Switzerland, 1971: Nora is a young housewife and mother who lives with her husband, their two sons and her father-in-law in a little village. Here, in the Swiss countryside, little or nothing is felt of the huge social upheavals that the movement of May 1968 has caused. Nora's life, too, has been unaffected; she is a retiring, quiet person, well liked by everyone - until she begins to campaign publicly and pugnaciously for women's right to vote, an issue that will be put before the male voters on February 7th, 1971.
Perfect mirrow of the life in small villages in the 70ies
What a movie. Once again Marie Leuenberger proved how varialbe her acting is. Like in "Die Standesbeamtin" she got the leading role here but this time it isn't her character which got all of the focus and it is good that it isn't. This movie is about the women back then and how they were treaten by their husbands. I knew worse tbh. I was a child back then but I remember well how my father acted and compared to what they portray in this movie, the movie isn't hard enough. It is diplomatic and portrays the men with a lot of mercy. But this is good for the entertainment. For those who think equality and the right to vote for women is usual this movie is a good reminder of how things were only a couple of years ago. When people rant about feminism, let them watch this. Without all these women who faught for later generations we still would be married to ugly old men, had no right to work or vote, had no right over our lives. This movie here is only one testimony and therefor important. It is not a documentary but it's telling a lot of how things were. I loved it.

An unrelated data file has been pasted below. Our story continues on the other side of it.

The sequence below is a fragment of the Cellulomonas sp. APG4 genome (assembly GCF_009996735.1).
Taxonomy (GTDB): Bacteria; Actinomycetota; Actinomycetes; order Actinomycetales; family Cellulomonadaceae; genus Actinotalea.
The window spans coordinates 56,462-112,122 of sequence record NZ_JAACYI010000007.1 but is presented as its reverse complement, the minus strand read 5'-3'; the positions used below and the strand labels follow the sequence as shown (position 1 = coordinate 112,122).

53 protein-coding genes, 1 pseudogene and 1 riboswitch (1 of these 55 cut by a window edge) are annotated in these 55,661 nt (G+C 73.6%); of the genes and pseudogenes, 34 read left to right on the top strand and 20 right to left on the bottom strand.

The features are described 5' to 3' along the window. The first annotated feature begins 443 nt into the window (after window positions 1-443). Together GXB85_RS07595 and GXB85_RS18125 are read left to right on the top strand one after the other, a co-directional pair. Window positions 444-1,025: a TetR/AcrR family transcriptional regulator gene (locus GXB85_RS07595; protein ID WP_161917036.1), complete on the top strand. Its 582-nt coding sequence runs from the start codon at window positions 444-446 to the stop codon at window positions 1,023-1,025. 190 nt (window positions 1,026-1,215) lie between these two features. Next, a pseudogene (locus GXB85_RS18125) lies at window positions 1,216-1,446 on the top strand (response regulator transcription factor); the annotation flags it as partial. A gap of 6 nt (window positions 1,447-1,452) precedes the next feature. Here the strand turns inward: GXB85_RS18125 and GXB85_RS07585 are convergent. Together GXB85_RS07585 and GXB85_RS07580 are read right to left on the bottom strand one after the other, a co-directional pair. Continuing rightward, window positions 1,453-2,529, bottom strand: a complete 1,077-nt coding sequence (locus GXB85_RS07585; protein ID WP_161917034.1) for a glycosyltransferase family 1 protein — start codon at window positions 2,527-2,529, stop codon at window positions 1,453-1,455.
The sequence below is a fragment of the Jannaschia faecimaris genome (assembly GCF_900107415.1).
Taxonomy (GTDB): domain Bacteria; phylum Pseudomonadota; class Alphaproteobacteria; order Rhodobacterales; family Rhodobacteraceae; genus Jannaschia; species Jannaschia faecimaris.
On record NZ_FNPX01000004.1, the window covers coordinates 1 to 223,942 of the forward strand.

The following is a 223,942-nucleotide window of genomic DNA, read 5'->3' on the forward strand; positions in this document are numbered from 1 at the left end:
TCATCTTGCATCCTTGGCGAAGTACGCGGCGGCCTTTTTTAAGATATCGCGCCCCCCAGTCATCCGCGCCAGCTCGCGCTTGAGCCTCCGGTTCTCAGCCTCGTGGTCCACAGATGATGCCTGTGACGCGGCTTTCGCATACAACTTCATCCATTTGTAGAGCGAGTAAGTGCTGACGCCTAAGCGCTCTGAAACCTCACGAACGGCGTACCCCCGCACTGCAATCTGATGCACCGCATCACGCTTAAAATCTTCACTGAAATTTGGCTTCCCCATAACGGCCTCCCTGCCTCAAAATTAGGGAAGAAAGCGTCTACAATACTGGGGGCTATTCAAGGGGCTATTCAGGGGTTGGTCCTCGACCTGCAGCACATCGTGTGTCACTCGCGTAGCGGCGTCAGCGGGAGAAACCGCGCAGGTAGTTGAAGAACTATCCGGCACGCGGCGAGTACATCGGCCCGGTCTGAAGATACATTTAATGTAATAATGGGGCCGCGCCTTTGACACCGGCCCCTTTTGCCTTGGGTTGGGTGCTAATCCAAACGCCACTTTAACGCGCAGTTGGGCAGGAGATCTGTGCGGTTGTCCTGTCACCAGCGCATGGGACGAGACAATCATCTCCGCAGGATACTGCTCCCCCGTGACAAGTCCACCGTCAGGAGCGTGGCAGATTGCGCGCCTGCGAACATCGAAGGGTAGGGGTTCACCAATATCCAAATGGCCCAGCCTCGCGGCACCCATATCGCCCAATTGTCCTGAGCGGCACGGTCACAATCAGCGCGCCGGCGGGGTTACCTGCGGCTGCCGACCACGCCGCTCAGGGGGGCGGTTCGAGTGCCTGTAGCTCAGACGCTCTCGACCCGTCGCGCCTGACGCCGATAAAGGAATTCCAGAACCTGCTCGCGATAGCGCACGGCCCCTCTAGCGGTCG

5 of 8 people found this review helpful.
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